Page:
Inspired by the speedy tuna capable of swimming tirelessly in the oceans, the US Department of Homeland Security will introduce a fish-like robot for underwater patrols.
The ‘BIOSwimmer’ robot sports features like the real-life fish with replicated fins and a flexible tail to pull off quick maneuvers.
US Homeland Security funded the robot made by Boston Engineering, Waltham, MA with an eye toward missions such as exploring the flooded areas of ships, inspecting oil tankers or patrolling US harbors to watch out for suspicious activity.
“It’s called ‘biomimetics’. We’re using nature as a basis for design and engineering a system that works exceedingly well,” said David Taylor, program manager for the BIOSwimmer at the US Department of Homeland Security.
The robot, which is based on the tuna’s sleek, flexible shape, would be able to squeeze into tight spaces such as the flooded bilges and tanks of ship interiors and fit in well with surrounding marine life.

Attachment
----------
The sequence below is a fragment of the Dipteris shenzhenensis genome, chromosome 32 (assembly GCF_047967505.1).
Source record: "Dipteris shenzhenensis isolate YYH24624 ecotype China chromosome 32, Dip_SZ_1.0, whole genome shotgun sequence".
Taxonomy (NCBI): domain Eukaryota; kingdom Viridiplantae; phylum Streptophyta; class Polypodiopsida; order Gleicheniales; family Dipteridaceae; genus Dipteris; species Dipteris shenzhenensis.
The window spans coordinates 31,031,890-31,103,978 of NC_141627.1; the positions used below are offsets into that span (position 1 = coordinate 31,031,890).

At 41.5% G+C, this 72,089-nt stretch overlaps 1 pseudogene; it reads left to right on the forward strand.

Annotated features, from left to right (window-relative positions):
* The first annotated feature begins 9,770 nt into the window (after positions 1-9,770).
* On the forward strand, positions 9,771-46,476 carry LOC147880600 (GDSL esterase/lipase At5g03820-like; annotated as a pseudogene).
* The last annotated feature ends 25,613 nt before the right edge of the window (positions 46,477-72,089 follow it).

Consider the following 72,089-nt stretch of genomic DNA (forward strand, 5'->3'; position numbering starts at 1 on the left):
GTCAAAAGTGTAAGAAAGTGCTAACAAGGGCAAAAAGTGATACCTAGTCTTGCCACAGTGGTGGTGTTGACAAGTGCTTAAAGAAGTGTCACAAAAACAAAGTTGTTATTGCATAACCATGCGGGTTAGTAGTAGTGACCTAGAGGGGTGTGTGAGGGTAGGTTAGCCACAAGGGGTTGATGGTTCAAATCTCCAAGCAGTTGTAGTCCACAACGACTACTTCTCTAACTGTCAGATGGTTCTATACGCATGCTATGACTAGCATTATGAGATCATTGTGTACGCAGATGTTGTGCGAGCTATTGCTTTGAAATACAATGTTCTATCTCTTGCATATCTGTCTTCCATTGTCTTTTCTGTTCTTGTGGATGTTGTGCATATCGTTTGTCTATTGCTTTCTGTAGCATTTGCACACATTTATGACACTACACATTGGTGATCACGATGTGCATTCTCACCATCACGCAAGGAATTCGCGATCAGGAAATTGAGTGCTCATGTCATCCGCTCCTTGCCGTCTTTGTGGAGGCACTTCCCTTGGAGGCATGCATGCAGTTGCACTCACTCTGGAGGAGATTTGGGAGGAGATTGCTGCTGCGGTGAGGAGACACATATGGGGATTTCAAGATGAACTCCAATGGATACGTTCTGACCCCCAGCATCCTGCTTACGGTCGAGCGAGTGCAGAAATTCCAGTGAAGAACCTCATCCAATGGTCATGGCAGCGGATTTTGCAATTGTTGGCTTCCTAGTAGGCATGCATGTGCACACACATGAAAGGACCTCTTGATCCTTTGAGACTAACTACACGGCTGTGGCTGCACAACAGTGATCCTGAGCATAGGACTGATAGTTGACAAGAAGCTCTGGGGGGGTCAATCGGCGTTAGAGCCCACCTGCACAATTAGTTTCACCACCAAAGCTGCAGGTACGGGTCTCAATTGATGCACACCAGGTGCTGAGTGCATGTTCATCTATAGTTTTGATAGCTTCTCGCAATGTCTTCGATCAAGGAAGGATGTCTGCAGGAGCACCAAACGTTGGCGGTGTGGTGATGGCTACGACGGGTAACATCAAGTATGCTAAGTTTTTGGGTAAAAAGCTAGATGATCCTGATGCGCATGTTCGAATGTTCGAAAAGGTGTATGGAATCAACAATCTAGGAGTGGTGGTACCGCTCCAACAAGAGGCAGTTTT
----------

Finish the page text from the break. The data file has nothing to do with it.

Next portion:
Would-be terrorists hoping to sneak weapons and other contraband through U.S. ports on and in the hulls of ships may be thwarted by this robotic tuna fish.
The BIOSwimmer robofish is able to overcome so-called position-keeping problems experienced by traditional underwater robots that are powered by vertical and horizontal thrusters, according to Taylor.
The robot can sit in the water and go through a swimming motion like a fish and give you a better position-keeping capability. Such steadiness could be important, for example, while the robot uses an array of sensors to inspect grated cavities in ship hulls called sea chests where contraband could be stashed.
Control is via a tether attached to a laptop computer. The tether is long enough to inspect ship hulls more than 500 feet in length, Taylor noted.
The robot can also operate autonomously, he added, but when it is not hooked to the tether “sending data up through the water column is somewhat challenging.” To get around that, the robot would have to be periodically brought back to the surface for data downloading, which limits real-time inspection capabilities.
The Department of Homeland Security is in discussions with an undisclosed custom’s port to begin testing a prototype of the robot within a year.
Compare and contrast with our previous article on the EU’s very similar offering:
Safe Harbor as Robot Fish Patrols for Polluters and Security Threats